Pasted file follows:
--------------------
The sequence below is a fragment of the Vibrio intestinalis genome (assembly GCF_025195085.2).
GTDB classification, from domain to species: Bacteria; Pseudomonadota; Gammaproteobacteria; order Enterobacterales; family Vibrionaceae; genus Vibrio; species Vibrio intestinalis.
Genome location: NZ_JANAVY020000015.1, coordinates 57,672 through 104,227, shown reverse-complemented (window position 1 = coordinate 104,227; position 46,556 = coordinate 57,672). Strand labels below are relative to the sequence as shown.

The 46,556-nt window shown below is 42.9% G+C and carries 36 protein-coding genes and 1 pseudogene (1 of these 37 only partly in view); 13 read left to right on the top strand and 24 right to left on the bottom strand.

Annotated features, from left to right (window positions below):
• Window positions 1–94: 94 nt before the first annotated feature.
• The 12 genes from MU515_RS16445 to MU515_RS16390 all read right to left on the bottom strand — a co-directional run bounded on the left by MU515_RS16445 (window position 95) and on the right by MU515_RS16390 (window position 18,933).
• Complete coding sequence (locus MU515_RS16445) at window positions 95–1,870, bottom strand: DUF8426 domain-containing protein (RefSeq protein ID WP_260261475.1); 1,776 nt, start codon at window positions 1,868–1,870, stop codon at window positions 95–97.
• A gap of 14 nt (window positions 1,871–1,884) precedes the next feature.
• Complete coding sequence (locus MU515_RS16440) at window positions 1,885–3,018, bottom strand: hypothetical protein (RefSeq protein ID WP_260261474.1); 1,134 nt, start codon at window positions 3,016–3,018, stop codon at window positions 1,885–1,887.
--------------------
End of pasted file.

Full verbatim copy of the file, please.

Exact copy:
The sequence below is a fragment of the Vibrio intestinalis genome (assembly GCF_025195085.2).
GTDB classification, from domain to species: Bacteria; Pseudomonadota; Gammaproteobacteria; order Enterobacterales; family Vibrionaceae; genus Vibrio; species Vibrio intestinalis.
Genome location: NZ_JANAVY020000015.1, coordinates 57,672 through 104,227, shown reverse-complemented (window position 1 = coordinate 104,227; position 46,556 = coordinate 57,672). Strand labels below are relative to the sequence as shown.

The 46,556-nt window shown below is 42.9% G+C and carries 36 protein-coding genes and 1 pseudogene (1 of these 37 only partly in view); 13 read left to right on the top strand and 24 right to left on the bottom strand.

Annotated features, from left to right (window positions below):
• Window positions 1–94: 94 nt before the first annotated feature.
• The 12 genes from MU515_RS16445 to MU515_RS16390 all read right to left on the bottom strand — a co-directional run bounded on the left by MU515_RS16445 (window position 95) and on the right by MU515_RS16390 (window position 18,933).
• Complete coding sequence (locus MU515_RS16445) at window positions 95–1,870, bottom strand: DUF8426 domain-containing protein (RefSeq protein ID WP_260261475.1); 1,776 nt, start codon at window positions 1,868–1,870, stop codon at window positions 95–97.
• A gap of 14 nt (window positions 1,871–1,884) precedes the next feature.
• Complete coding sequence (locus MU515_RS16440) at window positions 1,885–3,018, bottom strand: hypothetical protein (RefSeq protein ID WP_260261474.1); 1,134 nt, start codon at window positions 3,016–3,018, stop codon at window positions 1,885–1,887.